Tag: Branko Lustig
Born in Croatia, Lustig has achieved greatness within the film industry and philanthropic community. He won an Oscar for Schindler's List and Gladiator.
Lustig was deported from his Croation home to the Auschwitz death camp at the age of 10. A Jewish Journal article outlines his journey.
Although Branko was only 10, he was quite tall and escaped immediate death by passing himself off as a 16-year-old and therefore fit for labor.
He was sent to a nearby coal mine but was lucky again when he was assigned the job of ladling out water to other prisoners, leading a white horse pulling a cart with the water tank.
In the closing months of the war, the boy was transferred to Bergen-Belsen, where, miraculously, he was reunited with his mother. His father did not survive the war.
Lustig was lying on a camp bunk, emaciated, ravaged by typhus and covered with lice, when he suddenly heard some strange musical notes.
“I thought I had died and was in heaven,” Lustig recalled. Actually, the music came from a Scottish bagpiper, heralding the arrival of a company of British liberators. Read more...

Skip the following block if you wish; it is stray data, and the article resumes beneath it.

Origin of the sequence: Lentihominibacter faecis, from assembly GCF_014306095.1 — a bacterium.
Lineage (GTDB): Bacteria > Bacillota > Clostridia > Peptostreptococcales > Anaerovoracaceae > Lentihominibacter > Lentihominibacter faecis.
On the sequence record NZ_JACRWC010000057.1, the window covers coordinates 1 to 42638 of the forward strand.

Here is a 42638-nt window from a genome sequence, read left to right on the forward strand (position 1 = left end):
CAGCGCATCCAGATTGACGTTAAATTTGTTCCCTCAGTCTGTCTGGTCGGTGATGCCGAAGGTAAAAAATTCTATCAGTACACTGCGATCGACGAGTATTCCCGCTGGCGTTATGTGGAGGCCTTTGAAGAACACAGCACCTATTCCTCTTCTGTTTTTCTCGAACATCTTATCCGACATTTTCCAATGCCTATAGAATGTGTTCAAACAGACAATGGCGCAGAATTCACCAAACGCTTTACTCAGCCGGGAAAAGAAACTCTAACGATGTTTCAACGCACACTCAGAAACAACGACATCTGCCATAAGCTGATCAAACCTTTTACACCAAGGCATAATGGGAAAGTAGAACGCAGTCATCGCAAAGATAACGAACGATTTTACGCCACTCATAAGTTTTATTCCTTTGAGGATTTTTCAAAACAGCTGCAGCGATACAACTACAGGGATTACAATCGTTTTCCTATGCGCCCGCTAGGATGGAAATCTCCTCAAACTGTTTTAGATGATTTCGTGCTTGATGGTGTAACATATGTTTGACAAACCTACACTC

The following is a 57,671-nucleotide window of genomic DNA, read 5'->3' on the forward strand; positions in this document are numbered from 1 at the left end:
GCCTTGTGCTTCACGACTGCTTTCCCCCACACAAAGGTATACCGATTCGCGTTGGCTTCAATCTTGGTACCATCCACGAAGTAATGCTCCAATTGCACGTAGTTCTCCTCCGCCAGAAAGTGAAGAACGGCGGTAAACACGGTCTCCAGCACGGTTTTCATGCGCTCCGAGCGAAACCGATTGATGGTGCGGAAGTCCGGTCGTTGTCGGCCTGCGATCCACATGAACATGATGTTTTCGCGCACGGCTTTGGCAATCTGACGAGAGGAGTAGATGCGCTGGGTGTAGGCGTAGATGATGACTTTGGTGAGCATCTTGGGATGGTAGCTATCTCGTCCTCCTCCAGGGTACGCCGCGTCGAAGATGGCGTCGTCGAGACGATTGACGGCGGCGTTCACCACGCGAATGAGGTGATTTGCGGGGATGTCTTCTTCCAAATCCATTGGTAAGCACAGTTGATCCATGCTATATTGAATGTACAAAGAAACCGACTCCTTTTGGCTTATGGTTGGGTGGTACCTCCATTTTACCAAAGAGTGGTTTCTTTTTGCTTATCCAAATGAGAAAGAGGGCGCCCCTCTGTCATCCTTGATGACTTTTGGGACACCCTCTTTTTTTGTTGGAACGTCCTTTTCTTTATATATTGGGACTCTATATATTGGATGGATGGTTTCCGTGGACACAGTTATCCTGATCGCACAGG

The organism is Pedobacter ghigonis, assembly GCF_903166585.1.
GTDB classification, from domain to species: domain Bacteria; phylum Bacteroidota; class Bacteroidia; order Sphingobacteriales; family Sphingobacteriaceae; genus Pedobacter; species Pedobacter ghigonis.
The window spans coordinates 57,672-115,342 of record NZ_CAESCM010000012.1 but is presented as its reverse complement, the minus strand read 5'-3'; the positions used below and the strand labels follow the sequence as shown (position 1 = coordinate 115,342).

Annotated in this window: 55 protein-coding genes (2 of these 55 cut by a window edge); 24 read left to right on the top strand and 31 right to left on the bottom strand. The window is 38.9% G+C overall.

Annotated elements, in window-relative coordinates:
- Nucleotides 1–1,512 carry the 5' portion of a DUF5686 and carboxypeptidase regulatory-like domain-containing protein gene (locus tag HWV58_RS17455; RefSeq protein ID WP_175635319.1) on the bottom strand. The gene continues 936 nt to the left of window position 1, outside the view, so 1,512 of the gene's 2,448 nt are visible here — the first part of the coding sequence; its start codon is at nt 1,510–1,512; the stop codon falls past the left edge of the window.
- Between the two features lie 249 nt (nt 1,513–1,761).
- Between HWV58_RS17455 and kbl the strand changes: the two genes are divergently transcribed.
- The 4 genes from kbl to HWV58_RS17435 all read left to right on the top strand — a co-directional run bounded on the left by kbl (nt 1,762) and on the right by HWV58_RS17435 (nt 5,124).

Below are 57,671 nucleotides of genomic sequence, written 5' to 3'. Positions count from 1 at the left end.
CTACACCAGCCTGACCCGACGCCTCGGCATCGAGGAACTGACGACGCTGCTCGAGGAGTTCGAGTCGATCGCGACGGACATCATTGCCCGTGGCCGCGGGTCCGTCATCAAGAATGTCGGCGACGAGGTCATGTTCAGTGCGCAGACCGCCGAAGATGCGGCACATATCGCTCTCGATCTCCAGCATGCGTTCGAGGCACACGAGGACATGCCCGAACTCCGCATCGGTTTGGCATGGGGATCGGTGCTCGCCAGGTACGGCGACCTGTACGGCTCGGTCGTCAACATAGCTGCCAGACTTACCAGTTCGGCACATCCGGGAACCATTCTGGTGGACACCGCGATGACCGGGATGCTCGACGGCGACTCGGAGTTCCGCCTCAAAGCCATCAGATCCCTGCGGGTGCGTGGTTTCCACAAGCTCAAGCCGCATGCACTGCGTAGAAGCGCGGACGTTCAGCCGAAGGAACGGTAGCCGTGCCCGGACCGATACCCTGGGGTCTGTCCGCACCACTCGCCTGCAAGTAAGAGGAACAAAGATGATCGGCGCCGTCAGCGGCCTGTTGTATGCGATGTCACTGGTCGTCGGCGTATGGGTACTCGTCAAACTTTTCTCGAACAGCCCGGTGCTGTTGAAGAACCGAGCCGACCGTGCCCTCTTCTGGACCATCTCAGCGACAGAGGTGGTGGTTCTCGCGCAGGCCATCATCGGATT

On May 2, accompanied by some 10,000 participants, from 40 countries, Lustig celebrated his momentous occasion. This is perhaps the most significant Jewish event and celebration on Polish soil. In an LA Times article he says, "That at 78 I will finally be a man -- I am very excited, and I will tell this to the 10,000 young people standing around me."
The ceremony was broadcasted by the JLTV network. He concluded with these words: “The message I want to share today is the most important one I learned from my years in the concentration camps. It is the message of tolerance. We must all get along.
“We must strive to respect and love one another, so that the horrific days of the Holocaust will never visit us again. Tolerance is my bar mitzvah wish today, and ‘Never Again’ is my hope and my dream for always.”
In a Ynet article Kineshtlich speaks about his belated bar mitzvah. "Just before the war, my parents brought over a rabbi who began teaching me the sermon," says Kineshtlich, who has two children and seven grandchildren. "And then the war broke out and we were taken to the ghetto. In 1943 the ghetto was destroyed, and I never saw my parents or my sister again." Read more here.